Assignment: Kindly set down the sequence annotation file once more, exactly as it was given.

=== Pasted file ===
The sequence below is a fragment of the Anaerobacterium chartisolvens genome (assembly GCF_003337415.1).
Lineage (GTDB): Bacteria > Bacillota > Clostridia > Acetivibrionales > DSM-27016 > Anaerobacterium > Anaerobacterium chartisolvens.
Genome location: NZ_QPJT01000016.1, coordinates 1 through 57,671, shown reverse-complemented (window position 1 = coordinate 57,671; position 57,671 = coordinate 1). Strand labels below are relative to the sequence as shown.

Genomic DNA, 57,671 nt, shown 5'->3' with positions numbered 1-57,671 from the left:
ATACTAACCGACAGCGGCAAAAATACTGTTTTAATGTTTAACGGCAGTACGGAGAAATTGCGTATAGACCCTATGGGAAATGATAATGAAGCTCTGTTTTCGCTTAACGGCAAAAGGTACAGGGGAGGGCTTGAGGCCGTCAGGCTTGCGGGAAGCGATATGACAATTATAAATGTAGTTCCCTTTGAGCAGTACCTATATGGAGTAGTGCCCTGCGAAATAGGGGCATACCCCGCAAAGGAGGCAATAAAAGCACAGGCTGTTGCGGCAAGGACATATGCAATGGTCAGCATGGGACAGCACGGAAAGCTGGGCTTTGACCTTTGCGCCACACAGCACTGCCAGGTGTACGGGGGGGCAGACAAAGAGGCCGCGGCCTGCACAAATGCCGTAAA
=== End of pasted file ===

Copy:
The sequence below is a fragment of the Anaerobacterium chartisolvens genome (assembly GCF_003337415.1).
Lineage (GTDB): Bacteria > Bacillota > Clostridia > Acetivibrionales > DSM-27016 > Anaerobacterium > Anaerobacterium chartisolvens.
Genome location: NZ_QPJT01000016.1, coordinates 1 through 57,671, shown reverse-complemented (window position 1 = coordinate 57,671; position 57,671 = coordinate 1). Strand labels below are relative to the sequence as shown.

Genomic DNA, 57,671 nt, shown 5'->3' with positions numbered 1-57,671 from the left:
ATACTAACCGACAGCGGCAAAAATACTGTTTTAATGTTTAACGGCAGTACGGAGAAATTGCGTATAGACCCTATGGGAAATGATAATGAAGCTCTGTTTTCGCTTAACGGCAAAAGGTACAGGGGAGGGCTTGAGGCCGTCAGGCTTGCGGGAAGCGATATGACAATTATAAATGTAGTTCCCTTTGAGCAGTACCTATATGGAGTAGTGCCCTGCGAAATAGGGGCATACCCCGCAAAGGAGGCAATAAAAGCACAGGCTGTTGCGGCAAGGACATATGCAATGGTCAGCATGGGACAGCACGGAAAGCTGGGCTTTGACCTTTGCGCCACACAGCACTGCCAGGTGTACGGGGGGGCAGACAAAGAGGCCGCGGCCTGCACAAATGCCGTAAA